Kotani et al. reveal how RNA granules control the timing of cyclin B translation during oocyte maturation.
Fully grown oocytes initially arrest in prophase I, and mRNAs required for meiotic progression are translationally repressed. In response to maturation hormones, mRNA translation is activated so that the oocytes can progress to metaphase II, ready for fertilization. One key mRNA is the cyclin B transcript, whose translation induces germinal vesicle (nuclear) breakdown and assembly of the first meiotic spindle. Exactly how cyclin B translation is controlled is unclear, however.
Kotani et al. found that cyclin B mRNA is assembled into granules in the cytoplasm of immature zebrafish and mouse oocytes. Maturation hormones induced disassembly of these granules at the same time that cyclin B began to be translated. The researchers discovered that granule assembly was promoted by actin filaments and by the protein Pum1, which bound to cyclin B transcripts. Disrupting granule assembly—by depolymerizing actin or expressing a mutant cyclin B mRNA unable to bind Pum1—caused cyclin B to be translated sooner after stimulating oocyte maturation. Inhibiting granule disassembly, on the other hand, delayed cyclin B translation and germinal vesicle breakdown.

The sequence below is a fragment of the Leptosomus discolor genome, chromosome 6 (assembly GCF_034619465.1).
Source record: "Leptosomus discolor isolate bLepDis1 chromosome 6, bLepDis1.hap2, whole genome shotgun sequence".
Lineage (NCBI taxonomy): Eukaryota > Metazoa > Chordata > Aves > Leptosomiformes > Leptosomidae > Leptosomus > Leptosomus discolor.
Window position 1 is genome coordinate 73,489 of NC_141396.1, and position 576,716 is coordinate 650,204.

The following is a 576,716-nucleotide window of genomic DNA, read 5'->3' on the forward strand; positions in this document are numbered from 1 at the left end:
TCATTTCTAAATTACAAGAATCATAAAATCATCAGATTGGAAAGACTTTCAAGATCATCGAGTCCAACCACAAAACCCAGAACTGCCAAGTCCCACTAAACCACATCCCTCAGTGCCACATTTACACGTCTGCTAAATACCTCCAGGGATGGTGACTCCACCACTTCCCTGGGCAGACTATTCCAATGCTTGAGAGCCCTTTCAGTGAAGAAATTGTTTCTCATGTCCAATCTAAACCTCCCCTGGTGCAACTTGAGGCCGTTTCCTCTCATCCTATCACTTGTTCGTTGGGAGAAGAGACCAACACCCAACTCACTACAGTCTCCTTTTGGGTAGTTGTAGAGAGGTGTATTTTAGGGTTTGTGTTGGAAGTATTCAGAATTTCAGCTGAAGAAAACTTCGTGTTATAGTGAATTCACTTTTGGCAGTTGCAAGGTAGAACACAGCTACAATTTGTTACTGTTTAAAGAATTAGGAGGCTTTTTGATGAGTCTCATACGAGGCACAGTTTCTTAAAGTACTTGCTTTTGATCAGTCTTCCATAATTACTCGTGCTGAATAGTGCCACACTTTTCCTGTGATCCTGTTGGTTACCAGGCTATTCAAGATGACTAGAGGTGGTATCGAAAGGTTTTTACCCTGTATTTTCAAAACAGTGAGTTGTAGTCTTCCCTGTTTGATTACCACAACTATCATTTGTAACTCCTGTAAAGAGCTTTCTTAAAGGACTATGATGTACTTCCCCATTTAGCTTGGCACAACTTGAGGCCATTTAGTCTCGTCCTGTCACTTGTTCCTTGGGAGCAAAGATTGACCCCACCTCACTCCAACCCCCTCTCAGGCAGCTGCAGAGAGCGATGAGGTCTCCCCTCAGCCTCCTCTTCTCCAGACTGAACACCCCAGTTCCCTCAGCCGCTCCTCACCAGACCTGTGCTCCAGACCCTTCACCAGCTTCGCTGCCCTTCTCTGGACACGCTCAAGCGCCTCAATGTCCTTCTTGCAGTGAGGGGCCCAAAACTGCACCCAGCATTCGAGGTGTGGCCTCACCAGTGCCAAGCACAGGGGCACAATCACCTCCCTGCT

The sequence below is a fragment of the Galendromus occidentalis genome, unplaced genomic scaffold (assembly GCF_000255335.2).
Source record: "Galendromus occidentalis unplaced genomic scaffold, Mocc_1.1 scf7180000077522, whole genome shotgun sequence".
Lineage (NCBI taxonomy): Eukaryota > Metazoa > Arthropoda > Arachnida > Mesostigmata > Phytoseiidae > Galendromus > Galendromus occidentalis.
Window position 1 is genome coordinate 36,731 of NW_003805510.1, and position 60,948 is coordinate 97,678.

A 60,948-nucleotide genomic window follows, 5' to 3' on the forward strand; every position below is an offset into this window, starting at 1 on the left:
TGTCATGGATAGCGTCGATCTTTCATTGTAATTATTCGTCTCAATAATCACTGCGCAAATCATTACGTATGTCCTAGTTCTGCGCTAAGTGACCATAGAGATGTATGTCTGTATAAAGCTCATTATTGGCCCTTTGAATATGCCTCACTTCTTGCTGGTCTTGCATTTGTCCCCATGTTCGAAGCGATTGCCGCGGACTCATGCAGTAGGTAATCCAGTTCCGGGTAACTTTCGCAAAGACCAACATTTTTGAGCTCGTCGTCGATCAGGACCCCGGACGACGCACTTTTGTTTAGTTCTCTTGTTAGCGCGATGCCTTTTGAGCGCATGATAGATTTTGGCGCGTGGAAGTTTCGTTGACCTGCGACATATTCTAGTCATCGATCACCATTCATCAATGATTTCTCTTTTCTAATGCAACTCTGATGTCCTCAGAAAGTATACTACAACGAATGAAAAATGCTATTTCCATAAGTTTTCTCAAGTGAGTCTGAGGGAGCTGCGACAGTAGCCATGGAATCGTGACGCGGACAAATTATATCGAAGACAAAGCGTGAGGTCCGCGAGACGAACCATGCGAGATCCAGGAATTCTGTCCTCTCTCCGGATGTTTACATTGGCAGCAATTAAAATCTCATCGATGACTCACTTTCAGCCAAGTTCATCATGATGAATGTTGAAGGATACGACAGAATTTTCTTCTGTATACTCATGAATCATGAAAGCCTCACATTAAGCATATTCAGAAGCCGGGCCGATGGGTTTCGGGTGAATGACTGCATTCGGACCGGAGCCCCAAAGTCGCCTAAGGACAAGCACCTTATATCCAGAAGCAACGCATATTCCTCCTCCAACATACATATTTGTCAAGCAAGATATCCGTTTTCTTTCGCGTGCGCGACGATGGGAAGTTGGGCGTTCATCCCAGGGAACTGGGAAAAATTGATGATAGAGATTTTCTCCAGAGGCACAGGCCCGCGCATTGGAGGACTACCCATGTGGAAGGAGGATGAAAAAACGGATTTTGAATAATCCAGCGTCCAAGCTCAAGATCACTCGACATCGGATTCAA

Lead author Tomoya Kotani says that granule assembly isn’t required to repress cyclin B translation; even in the absence of granule formation, Cyclin B isn’t produced until oocyte maturation is initiated. Instead, granules control the timing of cyclin B translation in maturing oocytes. Kotani now wants to investigate what triggers granule disassembly and translation activation and to follow the process in real time using live imaging.
Text by Ben Short